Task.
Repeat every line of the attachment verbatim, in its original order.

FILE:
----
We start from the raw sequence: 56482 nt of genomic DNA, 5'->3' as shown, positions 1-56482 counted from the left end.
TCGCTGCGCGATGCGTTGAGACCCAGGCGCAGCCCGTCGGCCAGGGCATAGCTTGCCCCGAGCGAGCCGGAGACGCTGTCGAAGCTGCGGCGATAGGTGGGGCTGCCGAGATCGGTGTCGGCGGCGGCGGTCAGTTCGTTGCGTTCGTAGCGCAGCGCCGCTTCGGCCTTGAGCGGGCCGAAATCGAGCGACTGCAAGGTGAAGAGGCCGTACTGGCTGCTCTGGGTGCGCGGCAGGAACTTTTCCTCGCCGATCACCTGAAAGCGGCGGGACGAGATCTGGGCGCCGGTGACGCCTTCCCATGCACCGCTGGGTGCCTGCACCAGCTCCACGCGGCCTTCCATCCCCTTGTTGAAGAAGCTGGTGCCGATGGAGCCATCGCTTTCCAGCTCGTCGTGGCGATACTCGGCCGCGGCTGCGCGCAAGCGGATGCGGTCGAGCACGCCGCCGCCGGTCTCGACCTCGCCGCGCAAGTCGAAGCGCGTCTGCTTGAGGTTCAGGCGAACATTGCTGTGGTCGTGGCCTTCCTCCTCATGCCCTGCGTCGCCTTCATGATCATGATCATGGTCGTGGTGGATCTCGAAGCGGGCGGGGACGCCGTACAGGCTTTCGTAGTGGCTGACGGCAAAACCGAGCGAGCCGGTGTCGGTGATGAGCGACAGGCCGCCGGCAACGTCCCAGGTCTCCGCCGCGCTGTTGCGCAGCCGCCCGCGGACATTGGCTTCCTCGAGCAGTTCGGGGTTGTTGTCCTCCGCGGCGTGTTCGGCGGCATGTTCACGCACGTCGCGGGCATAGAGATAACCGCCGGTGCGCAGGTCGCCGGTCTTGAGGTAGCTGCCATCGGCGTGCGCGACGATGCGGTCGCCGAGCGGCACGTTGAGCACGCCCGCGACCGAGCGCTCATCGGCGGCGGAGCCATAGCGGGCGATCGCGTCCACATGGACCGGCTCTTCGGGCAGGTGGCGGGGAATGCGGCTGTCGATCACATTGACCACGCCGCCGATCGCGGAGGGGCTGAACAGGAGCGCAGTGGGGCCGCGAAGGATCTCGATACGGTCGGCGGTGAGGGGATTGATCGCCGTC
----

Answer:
We start from the raw sequence: 56482 nt of genomic DNA, 5'->3' as shown, positions 1-56482 counted from the left end.
TCGCTGCGCGATGCGTTGAGACCCAGGCGCAGCCCGTCGGCCAGGGCATAGCTTGCCCCGAGCGAGCCGGAGACGCTGTCGAAGCTGCGGCGATAGGTGGGGCTGCCGAGATCGGTGTCGGCGGCGGCGGTCAGTTCGTTGCGTTCGTAGCGCAGCGCCGCTTCGGCCTTGAGCGGGCCGAAATCGAGCGACTGCAAGGTGAAGAGGCCGTACTGGCTGCTCTGGGTGCGCGGCAGGAACTTTTCCTCGCCGATCACCTGAAAGCGGCGGGACGAGATCTGGGCGCCGGTGACGCCTTCCCATGCACCGCTGGGTGCCTGCACCAGCTCCACGCGGCCTTCCATCCCCTTGTTGAAGAAGCTGGTGCCGATGGAGCCATCGCTTTCCAGCTCGTCGTGGCGATACTCGGCCGCGGCTGCGCGCAAGCGGATGCGGTCGAGCACGCCGCCGCCGGTCTCGACCTCGCCGCGCAAGTCGAAGCGCGTCTGCTTGAGGTTCAGGCGAACATTGCTGTGGTCGTGGCCTTCCTCCTCATGCCCTGCGTCGCCTTCATGATCATGATCATGGTCGTGGTGGATCTCGAAGCGGGCGGGGACGCCGTACAGGCTTTCGTAGTGGCTGACGGCAAAACCGAGCGAGCCGGTGTCGGTGATGAGCGACAGGCCGCCGGCAACGTCCCAGGTCTCCGCCGCGCTGTTGCGCAGCCGCCCGCGGACATTGGCTTCCTCGAGCAGTTCGGGGTTGTTGTCCTCCGCGGCGTGTTCGGCGGCATGTTCACGCACGTCGCGGGCATAGAGATAACCGCCGGTGCGCAGGTCGCCGGTCTTGAGGTAGCTGCCATCGGCGTGCGCGACGATGCGGTCGCCGAGCGGCACGTTGAGCACGCCCGCGACCGAGCGCTCATCGGCGGCGGAGCCATAGCGGGCGATCGCGTCCACATGGACCGGCTCTTCGGGCAGGTGGCGGGGAATGCGGCTGTCGATCACATTGACCACGCCGCCGATCGCGGAGGGGCTGAACAGGAGCGCAGTGGGGCCGCGAAGGATCTCGATACGGTCGGCGGTGAGGGGATTGATCGCCGTC